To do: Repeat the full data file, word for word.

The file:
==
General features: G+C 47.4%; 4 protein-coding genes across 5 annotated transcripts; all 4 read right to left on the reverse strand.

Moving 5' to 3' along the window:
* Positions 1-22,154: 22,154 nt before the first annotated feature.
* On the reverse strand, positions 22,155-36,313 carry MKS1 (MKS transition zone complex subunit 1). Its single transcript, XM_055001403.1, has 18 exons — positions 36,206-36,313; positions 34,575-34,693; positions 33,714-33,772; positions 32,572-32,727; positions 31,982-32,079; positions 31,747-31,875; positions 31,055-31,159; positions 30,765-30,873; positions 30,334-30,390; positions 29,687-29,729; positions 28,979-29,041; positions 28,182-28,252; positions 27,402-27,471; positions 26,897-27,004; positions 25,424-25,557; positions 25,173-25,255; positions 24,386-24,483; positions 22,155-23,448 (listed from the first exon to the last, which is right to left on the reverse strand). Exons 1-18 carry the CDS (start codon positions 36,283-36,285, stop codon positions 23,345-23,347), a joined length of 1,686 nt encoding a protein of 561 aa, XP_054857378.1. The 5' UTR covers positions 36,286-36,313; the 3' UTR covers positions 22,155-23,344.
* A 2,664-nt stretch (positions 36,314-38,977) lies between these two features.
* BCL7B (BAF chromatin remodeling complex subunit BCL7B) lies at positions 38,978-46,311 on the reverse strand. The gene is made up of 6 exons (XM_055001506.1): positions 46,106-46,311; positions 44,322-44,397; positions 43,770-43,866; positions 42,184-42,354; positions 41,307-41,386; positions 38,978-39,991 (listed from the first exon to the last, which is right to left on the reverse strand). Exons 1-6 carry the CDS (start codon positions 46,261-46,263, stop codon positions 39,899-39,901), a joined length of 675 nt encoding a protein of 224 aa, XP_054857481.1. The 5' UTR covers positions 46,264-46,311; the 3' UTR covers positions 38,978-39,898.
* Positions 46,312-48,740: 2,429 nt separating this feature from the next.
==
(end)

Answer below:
General features: G+C 47.4%; 4 protein-coding genes across 5 annotated transcripts; all 4 read right to left on the reverse strand.

Moving 5' to 3' along the window:
* Positions 1-22,154: 22,154 nt before the first annotated feature.
* On the reverse strand, positions 22,155-36,313 carry MKS1 (MKS transition zone complex subunit 1). Its single transcript, XM_055001403.1, has 18 exons — positions 36,206-36,313; positions 34,575-34,693; positions 33,714-33,772; positions 32,572-32,727; positions 31,982-32,079; positions 31,747-31,875; positions 31,055-31,159; positions 30,765-30,873; positions 30,334-30,390; positions 29,687-29,729; positions 28,979-29,041; positions 28,182-28,252; positions 27,402-27,471; positions 26,897-27,004; positions 25,424-25,557; positions 25,173-25,255; positions 24,386-24,483; positions 22,155-23,448 (listed from the first exon to the last, which is right to left on the reverse strand). Exons 1-18 carry the CDS (start codon positions 36,283-36,285, stop codon positions 23,345-23,347), a joined length of 1,686 nt encoding a protein of 561 aa, XP_054857378.1. The 5' UTR covers positions 36,286-36,313; the 3' UTR covers positions 22,155-23,344.
* A 2,664-nt stretch (positions 36,314-38,977) lies between these two features.
* BCL7B (BAF chromatin remodeling complex subunit BCL7B) lies at positions 38,978-46,311 on the reverse strand. The gene is made up of 6 exons (XM_055001506.1): positions 46,106-46,311; positions 44,322-44,397; positions 43,770-43,866; positions 42,184-42,354; positions 41,307-41,386; positions 38,978-39,991 (listed from the first exon to the last, which is right to left on the reverse strand). Exons 1-6 carry the CDS (start codon positions 46,261-46,263, stop codon positions 39,899-39,901), a joined length of 675 nt encoding a protein of 224 aa, XP_054857481.1. The 5' UTR covers positions 46,264-46,311; the 3' UTR covers positions 38,978-39,898.
* Positions 46,312-48,740: 2,429 nt separating this feature from the next.